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Caecilia, st., Roman lady

(2nd? 3rd? 4th? ct.)

Caecilia (1), St., a Roman lady, one of the four principal virgins and martyrs of the Western Church, who is commemorated in both the Latin and Greek churches on Nov. 22, but of whom we have hardly any authentic account.

The veneration paid to her can be traced to a very early period. Her martyrdom and that of her three companions is referred to in nearly all the most ancient Latin breviaries and missals—e.g. in the Sacramentary of pope Gregory; the breviary and missal of Milan ascribed to St. Ambrose; the Mozarabic or Spanish liturgy, with proper prayers and prefaces; and a grand office for her feast is contained in the Gallican missal, which is believed to have been in use in Gaul from the 6th cent. down to the time of Charlemagne. Her name appears in the Martyrology attributed to Jerome, in that of Bede, and in all the others, and her martyrdom is placed at Rome. Yet it is very difficult, says Tillemont, to find her true place in the chronology. 137The earliest writer who mentions her is Fortunatus, bp. of Poictiers, at the end of the 6th cent., who states that she died in Sicily between a.d. 176 and 180, under the emperor M. Aurelius or Commodus. The Life of St. Caecilia by Symeon Metaphrastes, a hagiographer of the 10th cent., makes her contemporary with Urban, and places her martyrdom at Rome under Alexander Severus, c. 230; the Greek menologies place it under Diocletian (284–305). On the other hand, the Roman calendar drawn up at Rome under pope Liberius, c. a.d. 352–366, contains no mention of her. This, indeed, is not a complete list of martyrs, but a list of the chief feasts (Rossi, i. 116). Her body must, however, have been there not long after this period; for in the time of pope Symmachus (a.d. 498) there was a church of St. Caecilia at Rome, in which he held a council.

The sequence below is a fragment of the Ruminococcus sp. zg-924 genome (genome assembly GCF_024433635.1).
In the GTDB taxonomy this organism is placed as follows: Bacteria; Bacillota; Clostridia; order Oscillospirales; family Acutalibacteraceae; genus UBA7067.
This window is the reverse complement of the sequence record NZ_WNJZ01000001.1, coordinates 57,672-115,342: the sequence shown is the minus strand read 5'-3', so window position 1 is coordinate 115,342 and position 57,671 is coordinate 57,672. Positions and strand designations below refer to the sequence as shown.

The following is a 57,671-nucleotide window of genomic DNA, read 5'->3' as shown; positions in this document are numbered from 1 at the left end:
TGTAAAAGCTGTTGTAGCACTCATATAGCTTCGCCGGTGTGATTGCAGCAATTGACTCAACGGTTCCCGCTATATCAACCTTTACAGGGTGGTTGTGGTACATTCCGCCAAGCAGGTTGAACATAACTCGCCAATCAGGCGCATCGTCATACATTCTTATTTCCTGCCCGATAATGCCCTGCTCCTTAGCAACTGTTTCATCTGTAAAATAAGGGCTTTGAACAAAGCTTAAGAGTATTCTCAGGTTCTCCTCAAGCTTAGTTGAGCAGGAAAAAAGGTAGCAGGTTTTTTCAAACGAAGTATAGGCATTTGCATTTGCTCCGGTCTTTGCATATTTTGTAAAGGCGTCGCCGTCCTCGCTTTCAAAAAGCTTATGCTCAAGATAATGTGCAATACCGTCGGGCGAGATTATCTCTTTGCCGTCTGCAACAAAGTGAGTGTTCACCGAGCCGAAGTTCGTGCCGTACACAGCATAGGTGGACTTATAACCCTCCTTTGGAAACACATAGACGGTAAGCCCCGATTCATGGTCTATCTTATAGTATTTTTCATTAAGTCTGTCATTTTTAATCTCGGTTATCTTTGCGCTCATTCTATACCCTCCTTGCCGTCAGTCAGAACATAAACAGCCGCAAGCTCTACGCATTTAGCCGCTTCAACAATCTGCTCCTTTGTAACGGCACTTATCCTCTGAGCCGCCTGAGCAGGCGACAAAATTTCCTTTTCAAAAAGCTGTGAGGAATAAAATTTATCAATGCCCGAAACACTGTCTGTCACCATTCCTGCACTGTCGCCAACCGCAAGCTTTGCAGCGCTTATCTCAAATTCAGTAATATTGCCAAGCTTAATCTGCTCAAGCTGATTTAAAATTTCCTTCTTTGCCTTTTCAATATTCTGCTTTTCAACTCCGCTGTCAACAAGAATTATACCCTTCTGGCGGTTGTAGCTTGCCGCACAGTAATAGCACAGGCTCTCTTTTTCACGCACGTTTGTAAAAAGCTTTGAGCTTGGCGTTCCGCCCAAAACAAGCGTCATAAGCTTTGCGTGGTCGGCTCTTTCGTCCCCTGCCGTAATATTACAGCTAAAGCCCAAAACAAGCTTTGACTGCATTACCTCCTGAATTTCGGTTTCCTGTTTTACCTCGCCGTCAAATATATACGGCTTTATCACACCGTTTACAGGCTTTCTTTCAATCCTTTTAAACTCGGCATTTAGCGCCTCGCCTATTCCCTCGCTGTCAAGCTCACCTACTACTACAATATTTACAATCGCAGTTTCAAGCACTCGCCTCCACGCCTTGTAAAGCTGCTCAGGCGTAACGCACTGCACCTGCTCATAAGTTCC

The account of her life and martyrdom by Symeon Metaphrastes, to be found in Surius, is of no authority. The narrative is full of marvels and improbabilities, and the internal evidence alone is quite sufficient to prove its legendary character, though some critics have of late endeavoured to uphold its credibility, and to refer its compilation in its present form to the commencement of the 5th cent. (cf. Ceillier, Hist. des Auteurs Sacrés, vol. ii. Paris, 1859, and see below). There can be little doubt that these Acts of St. Caecilia were composed to be read in the church of the saint on the day of her feast. According to the legend, she was born at Rome of a noble family. She resolved, from love to her Lord, to devote herself to Him by a vow of perpetual virginity. Her parents wished her to marry Valerian, a young Roman, who at that time was not a Christian. She went through the marriage ceremonies; but when alone with her young husband, told him of her vow, and Valerian allowed her to keep it. At her entreaty, he sought out the retreat of Urban, and received baptism at his hands. On returning to his spouse, wearing the white robe of a neophyte, he found her praying in her chamber, and an angel of God at her side. In answer to Valerian’s prayer, the angel promised that his brother, Tiburtius, should become a Christian, and foretold that both brothers should receive the crown of martyrdom. In a.d. 230 Turcius Almachius, prefect of the city, took advantage of the emperor’s absence to give free vent to his hatred of the Christians, and daily put many to death. Valerian and Tiburtius were soon brought before his tribunal. After being scourged, the two brothers were commanded to offer incense to the gods. On refusing, they were condemned to be beheaded and given in charge to Maximus. So moved was he by their exhortations that in the night he and all his family, together with the lictors, believed and were baptized. On the morrow his prisoners were beheaded at the place called Pagus Triopius on the Via Appia at the fourth mile from Rome. When the news reached the prefect that Maximus also had become a Christian, he ordered him to be scourged to death with leaden balls. Soon afterwards he sent his officers to Caecilia and bade her sacrifice to the gods. As she refused, he commanded her to be shut up in her bath, and that the furnace should be heated with wood seven times hotter than it was wont to be. But a heavenly dew falling upon the spouse of Christ refreshed and cooled her body, and preserved her from harm. A day and a night the prefect waited for news of her death. Then he sent one of his soldiers to behead her; but though the sword smote her neck thrice, the executioner could not cut off her head, and he departed, leaving her on the floor of her bath bathed in blood. For three days longer she lived, never ceasing to exhort the people whom she loved to continue steadfast in the Lord, and watching over the distribution of her last alms. Having given her house to the church, she gave up her spirit into the hands of the living God. Urban and his deacons buried her in the cemetery of Calixtus on the Via Appia near the third milestone. Her house he consecrated to God as a church for ever. It is alleged that her body was found at Rome by pope Paschal I. (a.d. 821), in the cemetery of Praetextatus, adjoining that of Calixtus on the Via Appia, and that it was removed by him to the church of St. Caecilia, which he was then rebuilding, and which stands, as is said, on the site of her house, at the extremity of the Trastevere. Here, it is said, her body was again discovered at the end of the 16th cent. in the time of Clement VIII. Baronius has given a long account of the circumstances connected with this pretended discovery, of which he was a witness (s. ann. 821).